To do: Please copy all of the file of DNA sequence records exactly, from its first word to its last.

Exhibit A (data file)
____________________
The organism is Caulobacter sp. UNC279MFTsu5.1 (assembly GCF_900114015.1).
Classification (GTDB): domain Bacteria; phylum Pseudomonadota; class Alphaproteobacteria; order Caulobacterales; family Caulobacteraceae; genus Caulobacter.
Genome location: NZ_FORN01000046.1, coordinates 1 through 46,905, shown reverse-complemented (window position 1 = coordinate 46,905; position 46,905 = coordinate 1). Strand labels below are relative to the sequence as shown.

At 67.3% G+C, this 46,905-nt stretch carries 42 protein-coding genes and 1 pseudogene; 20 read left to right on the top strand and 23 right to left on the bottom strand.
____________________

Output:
The organism is Caulobacter sp. UNC279MFTsu5.1 (assembly GCF_900114015.1).
Classification (GTDB): domain Bacteria; phylum Pseudomonadota; class Alphaproteobacteria; order Caulobacterales; family Caulobacteraceae; genus Caulobacter.
Genome location: NZ_FORN01000046.1, coordinates 1 through 46,905, shown reverse-complemented (window position 1 = coordinate 46,905; position 46,905 = coordinate 1). Strand labels below are relative to the sequence as shown.

At 67.3% G+C, this 46,905-nt stretch carries 42 protein-coding genes and 1 pseudogene; 20 read left to right on the top strand and 23 right to left on the bottom strand.